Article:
(5)
A rate tuple (R1,R2,S,T) of nonnegative real values is achievable over the channel C RS if there exists a code (n,M1,M2,L s ,N s ,ε) such that for any arbitrary 0<ε<1 and η>0
1 n log M a R a - η , a { 1 , 2 } ,
(6)
1 n log L s S - η ,
(7)
1 n log N s T - η ,
(8)

with sufficiently large n.

Lemma 1.

If a rate tuple (R1,R2,S,T) is achievable for C RS , then a rate tuple (R1,R2,R s ) where R s =S+T is achievable for C B .

Proof.

It is sufficient to show that if (n,M1,M2,L s ,N s ,ε) is a code for C RS , then (n,M1,M2,L s N s ,ε) is a code for C B . To do so, let D pij = l = 1 N s D pijl . Then,
ω p n y p D pij | x 1 i x 2 j x skl ω p n y p D pijl | x 1 i x 2 j x skl .
(9)

So, if (n,M1,M2,L s ,N s ,ε) is a code for C RS , then P e p o ε and P e s o ε ; hence, from (9), P e p ε and P e s ε when k and M s of (1) are replaced with kl and L s N s , respectively, meaning that (n,M1,M2,L s N s ,ε) is a code for C B .

2.3 Rate splitting channel with decodable primary signal at the secondary receiver

We introduce another channel, C RS p , in which the secondary user splits its set of messages into two sets, exactly as the case of C RS . However, we assume that the signal of one primary transmitter is decodable at the secondary receiver. Without loss of generality, assume this is the first primary transmitter. Thus, C RS p is defined by a tuple ( X 1 , X 2 , X s , ω , Y p , Y s ) with its elements defined as in C B and C RS . A code for C RS p is the same as in C RS , except that conditions 4 and 5 are replaced by
  1. 4.

    Secondary receiver has M 1 L s N s disjoint decoding sets D sikl Y s n and a decoding function ψ s :y s i k l if y s D sikl , where ikl 1 × s × N s

     
  2. 5.
    Probability of error for the primary network and the secondary link is less than ε, that is, P e p r ε and P e s r ε , respectively, where
    P e p r = 1 M 1 M 2 L s N s i , j , k , l ω p n y p D pijl | x 1 i x 2 j x skl
    (10)
     
P e s r = 1 M 1 M 2 L s N s i , j , k , l ω s n y s D sikl | x 1 i x 2 j x skl .
(11)

A rate tuple (R1,R2,S,T) of nonnegative real values is achievable over the channel C RS p if for any arbitrary η>0 and 0<ε<1, the inequalities (6) to (8) are satisfied for sufficiently large n.

Lemma 2.

If a rate tuple (R1,R2,S,T) is achievable for C RS p , then a rate tuple (R1,R2,R s ) where R s =S+T is achievable for C B .

Proof

The proof follows exactly as the proof of Lemma 1 noting that if D skl = i = 1 M 1 D sikl , then
ω s n y s D skl | x 1 i x 2 j x skl ω s n y s D sikl | x 1 i x 2 j x skl .
(12)

At the end of this section, it is worth noting that C B furnishes a general structure for the communication setup of the system and does not explicitly pose any restrictions on the communication strategy used or limits the ability of certain receivers to decode the signals of non-corresponding transmitters. Yet, based on the primary-secondary nature of communication, we explicitly study special instances of C B , in particular C RS and C RS p , in which the secondary user is capable of employing rate splitting, and potentially decode the signal of one primary user. Hence, it follows clearly that achievable rates for C RS and C RS p are also achievable for C B as established in Lemmas 1 and 2.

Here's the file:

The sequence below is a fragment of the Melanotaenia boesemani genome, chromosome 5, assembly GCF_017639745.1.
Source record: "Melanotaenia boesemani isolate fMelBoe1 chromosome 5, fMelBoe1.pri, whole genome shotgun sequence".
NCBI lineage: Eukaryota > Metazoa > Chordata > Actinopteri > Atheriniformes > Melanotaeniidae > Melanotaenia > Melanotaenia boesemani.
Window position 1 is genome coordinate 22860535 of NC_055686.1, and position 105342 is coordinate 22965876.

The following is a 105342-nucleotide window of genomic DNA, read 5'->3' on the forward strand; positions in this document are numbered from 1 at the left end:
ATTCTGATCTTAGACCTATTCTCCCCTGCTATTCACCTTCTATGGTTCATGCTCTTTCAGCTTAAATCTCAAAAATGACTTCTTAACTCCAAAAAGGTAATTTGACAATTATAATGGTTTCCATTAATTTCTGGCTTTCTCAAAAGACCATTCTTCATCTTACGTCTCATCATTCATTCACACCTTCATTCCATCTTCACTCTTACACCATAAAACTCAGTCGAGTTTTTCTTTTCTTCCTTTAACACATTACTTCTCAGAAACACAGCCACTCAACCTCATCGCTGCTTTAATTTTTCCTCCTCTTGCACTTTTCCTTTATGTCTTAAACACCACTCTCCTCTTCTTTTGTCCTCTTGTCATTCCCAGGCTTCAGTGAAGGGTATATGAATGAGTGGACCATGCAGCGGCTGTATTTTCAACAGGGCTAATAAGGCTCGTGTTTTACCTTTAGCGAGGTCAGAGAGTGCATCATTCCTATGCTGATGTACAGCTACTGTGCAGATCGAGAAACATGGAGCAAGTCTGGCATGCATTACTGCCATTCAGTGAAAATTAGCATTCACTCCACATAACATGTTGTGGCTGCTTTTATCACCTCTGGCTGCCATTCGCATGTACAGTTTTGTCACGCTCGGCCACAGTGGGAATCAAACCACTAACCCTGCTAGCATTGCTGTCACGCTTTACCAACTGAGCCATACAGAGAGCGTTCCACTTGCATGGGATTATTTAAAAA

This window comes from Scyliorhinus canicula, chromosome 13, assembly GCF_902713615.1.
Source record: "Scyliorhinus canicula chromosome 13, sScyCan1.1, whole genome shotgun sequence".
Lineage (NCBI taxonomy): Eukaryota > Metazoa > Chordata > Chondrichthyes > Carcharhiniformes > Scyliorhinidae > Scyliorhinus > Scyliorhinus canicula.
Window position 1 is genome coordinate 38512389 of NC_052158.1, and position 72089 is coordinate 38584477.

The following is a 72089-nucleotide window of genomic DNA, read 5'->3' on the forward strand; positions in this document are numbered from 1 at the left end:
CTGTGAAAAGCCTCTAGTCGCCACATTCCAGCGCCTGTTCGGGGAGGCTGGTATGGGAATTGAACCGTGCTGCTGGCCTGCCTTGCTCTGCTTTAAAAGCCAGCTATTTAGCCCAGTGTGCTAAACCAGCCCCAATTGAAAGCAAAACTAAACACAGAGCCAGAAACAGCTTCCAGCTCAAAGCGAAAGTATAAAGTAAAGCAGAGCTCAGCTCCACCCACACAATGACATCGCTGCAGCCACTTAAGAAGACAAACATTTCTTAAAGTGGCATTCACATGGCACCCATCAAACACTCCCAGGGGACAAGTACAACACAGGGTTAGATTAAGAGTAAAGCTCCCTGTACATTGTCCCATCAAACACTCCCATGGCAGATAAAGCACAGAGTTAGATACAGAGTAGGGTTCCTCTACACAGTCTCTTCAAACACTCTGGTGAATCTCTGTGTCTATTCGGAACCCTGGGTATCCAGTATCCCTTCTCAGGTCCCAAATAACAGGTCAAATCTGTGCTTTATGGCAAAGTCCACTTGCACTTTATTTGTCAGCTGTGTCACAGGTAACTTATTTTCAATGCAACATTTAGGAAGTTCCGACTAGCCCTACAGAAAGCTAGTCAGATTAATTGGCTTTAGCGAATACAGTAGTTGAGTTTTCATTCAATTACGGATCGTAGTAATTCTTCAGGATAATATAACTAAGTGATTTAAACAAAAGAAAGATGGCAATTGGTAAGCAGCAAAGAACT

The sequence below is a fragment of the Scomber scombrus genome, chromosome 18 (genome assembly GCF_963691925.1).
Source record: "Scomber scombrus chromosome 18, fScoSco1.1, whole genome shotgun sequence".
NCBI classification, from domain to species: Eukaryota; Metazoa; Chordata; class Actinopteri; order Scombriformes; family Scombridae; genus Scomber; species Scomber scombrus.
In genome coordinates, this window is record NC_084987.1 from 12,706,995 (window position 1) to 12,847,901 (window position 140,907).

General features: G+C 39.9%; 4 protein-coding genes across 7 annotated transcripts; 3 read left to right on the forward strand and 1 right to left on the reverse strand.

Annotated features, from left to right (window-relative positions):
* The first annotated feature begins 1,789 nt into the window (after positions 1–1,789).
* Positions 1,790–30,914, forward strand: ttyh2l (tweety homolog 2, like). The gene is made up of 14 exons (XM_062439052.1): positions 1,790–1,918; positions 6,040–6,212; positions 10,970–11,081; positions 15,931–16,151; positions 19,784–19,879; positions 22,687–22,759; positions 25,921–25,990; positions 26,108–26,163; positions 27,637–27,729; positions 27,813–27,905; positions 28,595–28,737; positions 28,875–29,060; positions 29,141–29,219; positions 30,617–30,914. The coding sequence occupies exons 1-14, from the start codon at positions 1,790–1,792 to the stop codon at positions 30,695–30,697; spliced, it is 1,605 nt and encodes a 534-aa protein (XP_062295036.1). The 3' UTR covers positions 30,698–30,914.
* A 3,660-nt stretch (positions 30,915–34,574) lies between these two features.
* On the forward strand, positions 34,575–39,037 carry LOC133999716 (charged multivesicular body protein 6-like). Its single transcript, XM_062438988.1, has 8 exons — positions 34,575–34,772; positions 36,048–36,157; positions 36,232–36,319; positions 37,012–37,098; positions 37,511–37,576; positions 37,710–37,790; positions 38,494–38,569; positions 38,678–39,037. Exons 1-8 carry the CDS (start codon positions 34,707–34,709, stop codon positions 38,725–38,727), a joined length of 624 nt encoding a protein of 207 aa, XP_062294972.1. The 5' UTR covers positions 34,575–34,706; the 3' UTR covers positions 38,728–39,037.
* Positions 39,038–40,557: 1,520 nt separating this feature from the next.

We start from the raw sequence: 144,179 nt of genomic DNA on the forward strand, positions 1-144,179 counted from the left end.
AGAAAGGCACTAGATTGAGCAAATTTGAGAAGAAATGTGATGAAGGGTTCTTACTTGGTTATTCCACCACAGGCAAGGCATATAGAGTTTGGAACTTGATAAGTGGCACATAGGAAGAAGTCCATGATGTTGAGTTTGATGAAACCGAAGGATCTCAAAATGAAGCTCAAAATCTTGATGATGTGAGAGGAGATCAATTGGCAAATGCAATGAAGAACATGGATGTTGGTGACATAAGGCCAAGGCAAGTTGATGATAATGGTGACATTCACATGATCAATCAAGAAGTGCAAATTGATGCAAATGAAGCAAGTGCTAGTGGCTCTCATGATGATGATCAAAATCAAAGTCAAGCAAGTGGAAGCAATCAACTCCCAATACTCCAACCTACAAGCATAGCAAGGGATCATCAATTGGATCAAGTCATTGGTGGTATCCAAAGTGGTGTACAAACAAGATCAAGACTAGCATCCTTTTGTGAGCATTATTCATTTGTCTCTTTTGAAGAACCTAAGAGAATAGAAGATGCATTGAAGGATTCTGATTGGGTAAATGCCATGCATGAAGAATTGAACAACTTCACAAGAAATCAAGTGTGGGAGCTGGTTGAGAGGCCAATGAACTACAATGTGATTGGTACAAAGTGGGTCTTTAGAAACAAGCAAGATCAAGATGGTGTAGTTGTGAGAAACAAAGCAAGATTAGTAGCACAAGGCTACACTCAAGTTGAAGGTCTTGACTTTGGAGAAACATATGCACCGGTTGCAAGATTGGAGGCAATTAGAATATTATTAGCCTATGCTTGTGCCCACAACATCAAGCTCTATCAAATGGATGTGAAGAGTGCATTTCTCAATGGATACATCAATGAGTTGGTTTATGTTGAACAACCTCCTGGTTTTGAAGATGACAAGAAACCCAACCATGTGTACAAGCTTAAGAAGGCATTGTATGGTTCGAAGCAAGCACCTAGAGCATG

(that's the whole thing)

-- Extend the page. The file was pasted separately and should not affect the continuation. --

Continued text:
3 Achievable rate region

In this section we investigate an achievable rate region for C B . We first analyze two achievable rate regions, one for C RS and another for C RS p , and then state the overall achievable rate region. The random variables U, W, and Q are defined over the finite sets , , and , respectively, where Q is a time-sharing parameter. Let the set P contain all Z = Q U W X1X2X s Y p Y s such that

  • X1, X2, U, and W are conditionally independent given Q

  • X s = f(U W|Q)

Since X s = f(U W|Q), then and can be considered as input sets to the channels C RS and C RS p .

3.1 Achievable rate region for C RS

Theorem 1.

For any Z P , δ o (Z) is the set of achievable rate tuples (R1,R2,S,T) for C RS if the following inequalities are satisfied:
R 1 I Y p ; X 1 | WX 2 Q ,
(13)
R 2 I Y p ; X 2 | WX 1 Q ,
(14)
T I Y p ; W | X 1 X 2 Q ,
(15)
R 1 + R 2 I Y p ; X 1 X 2 | WQ ,
(16)
T + R 1 I Y p ; WX 1 | X 2 Q ,
(17)
T + R 2 I Y p ; WX 2 | X 1 Q ,
(18)
T + R 1 + R 2 I Y p ; WX 1 X 2 | Q ;
(19)
S I Y s ; U | WQ ,
(20)
T I Y s ; W | UQ ,
(21)
S + T I Y s ; UW | Q .
(22)

Proof

Please refer to Appendix 1.

Corollary 1.

For δ o = Z P δ o ( Z ) , any rate tuple of δ o is achievable.

We focus on the achievable rates by the primary network R p =R1+R2 and the secondary link R s =S+T. Let R o ( Z ) be the set of all rate tuples (R s ,R p ) having (R1,R2,S,T) satisfy (13) to (22) for all Z P , then the following theorem describes R o ( Z ) .

Theorem 2.

For any Z P , the achievable rate region R o ( Z ) of the defined channel C RS consists of all rate pairs (R s ,R p ) that satisfy
R p ρ p o , R s ρ s o , R s + R p ρ sp o
(23)
where
ρ p o = I Y p ; X 1 X 2 | WQ ,
(24)
ρ s o = I Y s ; U | WQ + σ ,
(25)
ρ sp o = ρ p o + I Y s ; U | WQ + min I Y s ; W | Q , I Y p , W | Q ,
(26)
and
σ = min I Y p ; W | X 1 X 2 Q , I Y s ; W | Q .
(27)

Proof.

The proof can follow systematically using the Fourier-Motzkin elimination scheme, yet we use a different approach that determines the rate tuples (R s ,R p ) of the corner points of R o ( Z ) , which will essentially be utilized in the proofs of other statements in the rest of this work. To that end, we refer to Figure 3.

  • Point A:

Figure 3

Achievable rate region R o ( Z ) of the channel C RS for any Z P .

R s A = 0 , i.e., S A = T A = 0. Thus, the maximum rate at which the primary network can operate is determined from (16) as
R p A = I Y p ; X 1 X 2 | WQ = ρ p o
(28)
  • Point B:

At this point, we find the maximum possible rate at which the secondary user can transmit when the primary rate is R p B = ρ p o . In this case, the relations of (13) to (22) are reduced to
T I Y p ; W | Q ,
(29)